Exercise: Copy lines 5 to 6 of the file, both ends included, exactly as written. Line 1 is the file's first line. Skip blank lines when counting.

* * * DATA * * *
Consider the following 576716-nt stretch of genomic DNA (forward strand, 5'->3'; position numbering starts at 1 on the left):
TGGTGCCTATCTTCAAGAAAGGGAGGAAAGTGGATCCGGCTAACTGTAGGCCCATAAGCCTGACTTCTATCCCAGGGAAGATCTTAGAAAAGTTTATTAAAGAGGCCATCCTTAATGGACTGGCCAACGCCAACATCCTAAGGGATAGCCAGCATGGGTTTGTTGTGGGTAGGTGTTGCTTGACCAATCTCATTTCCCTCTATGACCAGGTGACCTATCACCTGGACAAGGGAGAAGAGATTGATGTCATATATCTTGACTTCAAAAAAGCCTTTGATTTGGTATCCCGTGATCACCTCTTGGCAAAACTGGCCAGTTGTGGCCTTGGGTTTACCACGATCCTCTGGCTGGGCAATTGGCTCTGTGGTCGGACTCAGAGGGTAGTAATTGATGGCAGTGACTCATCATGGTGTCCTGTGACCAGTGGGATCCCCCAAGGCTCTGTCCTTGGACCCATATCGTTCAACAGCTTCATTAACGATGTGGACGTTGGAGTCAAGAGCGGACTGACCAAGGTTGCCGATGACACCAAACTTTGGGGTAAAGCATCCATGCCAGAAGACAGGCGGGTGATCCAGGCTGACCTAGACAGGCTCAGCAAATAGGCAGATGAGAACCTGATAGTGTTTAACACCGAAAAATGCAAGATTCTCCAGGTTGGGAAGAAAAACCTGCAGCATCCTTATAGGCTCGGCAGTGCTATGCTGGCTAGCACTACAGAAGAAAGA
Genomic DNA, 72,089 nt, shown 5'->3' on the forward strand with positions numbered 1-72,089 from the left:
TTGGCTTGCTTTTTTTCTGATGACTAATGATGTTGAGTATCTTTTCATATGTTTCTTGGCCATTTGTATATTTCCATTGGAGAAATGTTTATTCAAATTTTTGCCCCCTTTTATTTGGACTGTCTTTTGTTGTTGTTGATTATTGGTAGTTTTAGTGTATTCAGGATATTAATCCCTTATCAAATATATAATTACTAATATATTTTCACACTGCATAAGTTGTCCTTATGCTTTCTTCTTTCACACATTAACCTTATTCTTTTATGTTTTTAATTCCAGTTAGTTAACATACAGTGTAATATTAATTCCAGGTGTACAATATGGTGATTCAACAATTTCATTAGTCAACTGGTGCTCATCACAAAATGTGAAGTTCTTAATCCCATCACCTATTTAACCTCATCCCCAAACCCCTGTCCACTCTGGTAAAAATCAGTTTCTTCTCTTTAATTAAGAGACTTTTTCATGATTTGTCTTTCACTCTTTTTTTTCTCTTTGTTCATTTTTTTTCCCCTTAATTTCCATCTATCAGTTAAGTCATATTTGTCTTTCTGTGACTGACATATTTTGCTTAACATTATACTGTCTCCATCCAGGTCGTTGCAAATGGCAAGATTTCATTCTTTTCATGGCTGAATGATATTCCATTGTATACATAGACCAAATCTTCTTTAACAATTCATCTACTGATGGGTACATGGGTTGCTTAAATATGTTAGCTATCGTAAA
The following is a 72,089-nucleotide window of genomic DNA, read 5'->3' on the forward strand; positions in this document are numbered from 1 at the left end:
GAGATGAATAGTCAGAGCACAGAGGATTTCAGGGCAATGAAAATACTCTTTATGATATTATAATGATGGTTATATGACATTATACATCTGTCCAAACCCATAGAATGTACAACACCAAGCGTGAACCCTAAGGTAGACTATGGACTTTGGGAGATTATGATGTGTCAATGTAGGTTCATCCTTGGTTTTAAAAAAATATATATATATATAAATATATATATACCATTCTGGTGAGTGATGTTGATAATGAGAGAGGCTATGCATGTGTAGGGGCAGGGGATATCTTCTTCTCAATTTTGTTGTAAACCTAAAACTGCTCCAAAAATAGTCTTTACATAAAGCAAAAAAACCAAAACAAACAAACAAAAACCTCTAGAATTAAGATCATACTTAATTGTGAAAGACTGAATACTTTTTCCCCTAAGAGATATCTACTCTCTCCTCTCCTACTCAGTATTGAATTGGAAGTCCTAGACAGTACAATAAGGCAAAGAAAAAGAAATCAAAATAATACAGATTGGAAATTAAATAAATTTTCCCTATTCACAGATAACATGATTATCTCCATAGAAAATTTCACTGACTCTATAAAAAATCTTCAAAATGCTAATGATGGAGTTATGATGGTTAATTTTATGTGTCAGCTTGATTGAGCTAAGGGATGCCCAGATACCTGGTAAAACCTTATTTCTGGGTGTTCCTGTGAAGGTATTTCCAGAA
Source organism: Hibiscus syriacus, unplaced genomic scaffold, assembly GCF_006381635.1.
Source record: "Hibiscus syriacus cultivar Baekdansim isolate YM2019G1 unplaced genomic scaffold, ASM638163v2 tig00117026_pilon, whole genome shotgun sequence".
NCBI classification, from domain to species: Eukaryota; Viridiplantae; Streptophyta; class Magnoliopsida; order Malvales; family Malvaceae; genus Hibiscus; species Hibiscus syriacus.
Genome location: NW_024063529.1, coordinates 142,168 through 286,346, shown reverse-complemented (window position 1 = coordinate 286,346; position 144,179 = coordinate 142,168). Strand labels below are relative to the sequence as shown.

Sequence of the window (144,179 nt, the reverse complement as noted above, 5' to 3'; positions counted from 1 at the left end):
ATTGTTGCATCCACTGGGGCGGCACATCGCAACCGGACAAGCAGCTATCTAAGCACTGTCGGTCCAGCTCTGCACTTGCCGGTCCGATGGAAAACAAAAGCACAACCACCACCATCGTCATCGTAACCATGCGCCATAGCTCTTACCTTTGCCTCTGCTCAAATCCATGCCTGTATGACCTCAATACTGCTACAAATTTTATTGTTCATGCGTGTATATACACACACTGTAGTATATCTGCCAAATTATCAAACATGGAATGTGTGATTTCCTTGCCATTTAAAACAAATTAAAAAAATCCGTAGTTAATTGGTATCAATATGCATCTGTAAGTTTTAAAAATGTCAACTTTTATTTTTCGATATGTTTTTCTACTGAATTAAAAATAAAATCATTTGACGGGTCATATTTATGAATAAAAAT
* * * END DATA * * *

The following is a 72,089-nucleotide window of genomic DNA, read 5'->3' on the forward strand; positions in this document are numbered from 1 at the left end:
GAGATGAATAGTCAGAGCACAGAGGATTTCAGGGCAATGAAAATACTCTTTATGATATTATAATGATGGTTATATGACATTATACATCTGTCCAAACCCATAGAATGTACAACACCAAGCGTGAACCCTAAGGTAGACTATGGACTTTGGGAGATTATGATGTGTCAATGTAGGTTCATCCTTGGTTTTAAAAAAATATATATATATATAAATATATATATACCATTCTGGTGAGTGATGTTGATAATGAGAGAGGCTATGCATGTGTAGGGGCAGGGGATATCTTCTTCTCAATTTTGTTGTAAACCTAAAACTGCTCCAAAAATAGTCTTTACATAAAGCAAAAAAACCAAAACAAACAAACAAAAACCTCTAGAATTAAGATCATACTTAATTGTGAAAGACTGAATACTTTTTCCCCTAAGAGATATCTACTCTCTCCTCTCCTACTCAGTATTGAATTGGAAGTCCTAGACAGTACAATAAGGCAAAGAAAAAGAAATCAAAATAATACAGATTGGAAATTAAATAAATTTTCCCTATTCACAGATAACATGATTATCTCCATAGAAAATTTCACTGACTCTATAAAAAATCTTCAAAATGCTAATGATGGAGTTATGATGGTTAATTTTATGTGTCAGCTTGATTGAGCTAAGGGATGCCCAGATACCTGGTAAAACCTTATTTCTGGGTGTTCCTGTGAAGGTATTTCCAGAA